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UCC Introduces Workshops for incoming first-year LGBT+ students

Two workshops for incoming LGBT students, one on coming out as homosexual or bisexual,
and one on gender identity, were held at this year’s Fáilte Fest, as part of an ongoing initiative to
increase advocacy for LGBT+ students.

“The whole idea behind the workshop is to make students feel welcome when they start at UCC,
which is a university of sanctuary, and we want our LGBT students to know that it’s a safe space
here and that they are genuinely welcome,” said organiser and UCC social policy lecturer Sara-
Jane Cromwell.

“Not just talking about diversity and equality but actually doing it,” said Suzanne Buckley, who
helped Ms. Cromwell establish the workshop. “Things like gender neutral bathrooms and
workshops like, [the student’s union], started…what are we doing for the incoming students”
The first workshop, Being LGB+ In UCC, was given by the director of the Cork Gay Project and
UCC Alumnus, Pádraig Rice. As well as highlighting the various services given by the Cork Gay
Project— with social events, workshops, and health services— he gave his account of getting
involved with UCC’s student union and with the LGBT+ Society. He urged first-years to reach
out to the UCC and Cork LGBT+ communities. “We know that coming out is a lifetime decision.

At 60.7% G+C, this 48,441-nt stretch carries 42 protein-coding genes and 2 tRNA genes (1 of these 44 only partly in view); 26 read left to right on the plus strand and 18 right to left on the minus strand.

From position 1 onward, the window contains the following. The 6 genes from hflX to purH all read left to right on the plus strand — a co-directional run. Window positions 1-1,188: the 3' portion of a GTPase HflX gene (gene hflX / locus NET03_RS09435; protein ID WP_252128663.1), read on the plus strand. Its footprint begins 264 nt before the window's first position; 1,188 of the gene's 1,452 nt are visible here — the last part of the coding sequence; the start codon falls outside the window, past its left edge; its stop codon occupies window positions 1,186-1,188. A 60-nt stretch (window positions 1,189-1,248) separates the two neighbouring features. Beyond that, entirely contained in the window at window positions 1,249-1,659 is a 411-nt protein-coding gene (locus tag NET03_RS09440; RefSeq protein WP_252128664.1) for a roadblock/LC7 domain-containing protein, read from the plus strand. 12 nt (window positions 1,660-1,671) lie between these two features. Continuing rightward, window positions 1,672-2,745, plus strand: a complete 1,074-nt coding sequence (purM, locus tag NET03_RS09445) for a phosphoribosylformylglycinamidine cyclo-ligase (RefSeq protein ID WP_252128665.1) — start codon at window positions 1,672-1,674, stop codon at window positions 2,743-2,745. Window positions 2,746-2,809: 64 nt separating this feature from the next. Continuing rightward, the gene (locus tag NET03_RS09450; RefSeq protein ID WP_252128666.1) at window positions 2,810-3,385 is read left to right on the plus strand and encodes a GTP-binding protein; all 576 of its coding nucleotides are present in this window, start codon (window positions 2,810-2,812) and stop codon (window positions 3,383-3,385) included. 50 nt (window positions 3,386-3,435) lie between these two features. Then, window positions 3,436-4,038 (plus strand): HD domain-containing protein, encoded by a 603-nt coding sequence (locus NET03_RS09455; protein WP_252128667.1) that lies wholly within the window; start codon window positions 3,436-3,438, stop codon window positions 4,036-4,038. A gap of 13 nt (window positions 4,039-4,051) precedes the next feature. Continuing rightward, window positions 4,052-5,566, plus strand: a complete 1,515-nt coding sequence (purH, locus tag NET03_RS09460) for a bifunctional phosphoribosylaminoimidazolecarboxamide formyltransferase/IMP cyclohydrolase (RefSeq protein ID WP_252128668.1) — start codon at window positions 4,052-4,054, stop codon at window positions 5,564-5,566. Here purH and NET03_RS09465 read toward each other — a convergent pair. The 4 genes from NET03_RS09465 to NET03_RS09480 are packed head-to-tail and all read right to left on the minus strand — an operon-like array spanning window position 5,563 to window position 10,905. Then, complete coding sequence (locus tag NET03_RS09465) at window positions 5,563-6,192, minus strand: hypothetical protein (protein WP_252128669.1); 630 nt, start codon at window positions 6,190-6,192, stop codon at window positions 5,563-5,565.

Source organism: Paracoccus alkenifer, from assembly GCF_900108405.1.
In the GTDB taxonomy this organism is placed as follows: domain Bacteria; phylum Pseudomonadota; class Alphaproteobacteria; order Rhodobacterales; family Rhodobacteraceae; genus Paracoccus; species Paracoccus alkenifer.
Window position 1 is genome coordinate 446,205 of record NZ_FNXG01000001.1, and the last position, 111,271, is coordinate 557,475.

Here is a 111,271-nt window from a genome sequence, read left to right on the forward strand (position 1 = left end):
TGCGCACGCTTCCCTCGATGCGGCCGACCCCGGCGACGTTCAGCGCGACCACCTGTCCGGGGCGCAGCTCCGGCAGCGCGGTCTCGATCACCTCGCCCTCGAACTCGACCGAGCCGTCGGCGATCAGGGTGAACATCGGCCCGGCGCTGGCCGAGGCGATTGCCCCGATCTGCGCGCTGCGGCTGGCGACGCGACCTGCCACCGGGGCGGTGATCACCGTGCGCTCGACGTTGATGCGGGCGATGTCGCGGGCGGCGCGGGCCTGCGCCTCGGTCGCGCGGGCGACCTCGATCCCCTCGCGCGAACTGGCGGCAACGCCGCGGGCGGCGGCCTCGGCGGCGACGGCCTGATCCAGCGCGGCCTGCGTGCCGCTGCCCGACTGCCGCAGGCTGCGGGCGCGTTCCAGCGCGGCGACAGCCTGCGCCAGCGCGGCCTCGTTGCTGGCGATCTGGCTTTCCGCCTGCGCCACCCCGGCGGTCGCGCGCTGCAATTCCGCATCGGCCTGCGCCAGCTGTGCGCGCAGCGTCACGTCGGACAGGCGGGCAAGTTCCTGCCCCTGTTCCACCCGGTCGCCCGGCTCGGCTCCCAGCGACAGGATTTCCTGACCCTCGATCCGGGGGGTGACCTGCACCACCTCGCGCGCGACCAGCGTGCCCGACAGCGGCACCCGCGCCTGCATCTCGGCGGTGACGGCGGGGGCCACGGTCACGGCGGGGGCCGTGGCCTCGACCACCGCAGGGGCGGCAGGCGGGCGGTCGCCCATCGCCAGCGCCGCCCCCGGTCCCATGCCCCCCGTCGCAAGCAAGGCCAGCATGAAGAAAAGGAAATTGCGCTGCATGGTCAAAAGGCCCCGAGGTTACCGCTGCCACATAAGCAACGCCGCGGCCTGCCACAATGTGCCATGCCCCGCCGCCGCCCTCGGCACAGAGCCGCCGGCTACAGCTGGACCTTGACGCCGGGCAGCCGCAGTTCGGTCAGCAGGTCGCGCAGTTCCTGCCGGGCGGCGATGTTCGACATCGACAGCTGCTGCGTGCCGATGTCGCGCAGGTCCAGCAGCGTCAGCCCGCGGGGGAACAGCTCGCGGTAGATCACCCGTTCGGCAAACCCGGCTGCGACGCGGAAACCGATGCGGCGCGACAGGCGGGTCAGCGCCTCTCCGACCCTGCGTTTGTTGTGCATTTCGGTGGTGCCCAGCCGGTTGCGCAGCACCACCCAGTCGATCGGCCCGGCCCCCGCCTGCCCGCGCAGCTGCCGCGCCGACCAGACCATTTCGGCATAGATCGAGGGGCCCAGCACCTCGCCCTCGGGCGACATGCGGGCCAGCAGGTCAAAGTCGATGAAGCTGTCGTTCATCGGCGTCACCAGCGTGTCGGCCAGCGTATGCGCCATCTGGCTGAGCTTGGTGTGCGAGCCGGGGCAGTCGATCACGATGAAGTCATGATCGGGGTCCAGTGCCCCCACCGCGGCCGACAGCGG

LGB people will understand that you’re constantly coming out to new people…It’s different for
everyone.”

Sara-Jane Cromwell gave the second workshop, Identifying as Transgender/Gender Dysphoric:
The Do’s and Don’t’s of Defining Yourself. Ms Cromwell, who authored several books and co-
founded TENI, (Transgender Equality Network Ireland), urged transgender and gender
dysphoric students to be confident and true to themselves, and pointed to the positivity around
LGBT+ people in Cork. "It’s not perfect, but honestly, it’s one of the safest places you could ever
be LGBT. All of the best things in my life have happened in Cork.”

The college hopes to get faculty more actively involved in helping LGBT+ students, with plans to
establish better support outside of student societies and peers. Sara-Jane Cromwell expressed
her interest to the Express in establishing a greater faculty support for LGBT+ students, such as
more similar workshops and a peer system. She indicated the rainbow-coloured pride lanyards
that several faculty members wear, assuring students that anybody wearing them was a safe
person to approach for help. “This isn’t just a one day wonder,” she said, “this is something we
want to continue to build on.”

UCC President Patrick O’Shea introduced the workshop, marking it as an important step
forward in UCC’s LGBT+ advocacy. “UCC and Cork have always been at the forefront of
diversity,” he said, addressing the roomful of mostly first years. “You’re here in a family. You’re
in a safe place. Not a perfect place, but a safe place. We”re here to help in any way we can.”

Student counselling, the Equality and Diversity Unit and the UCC LGBT+ Society are all open
and welcome to LGBT+ students who need guidance.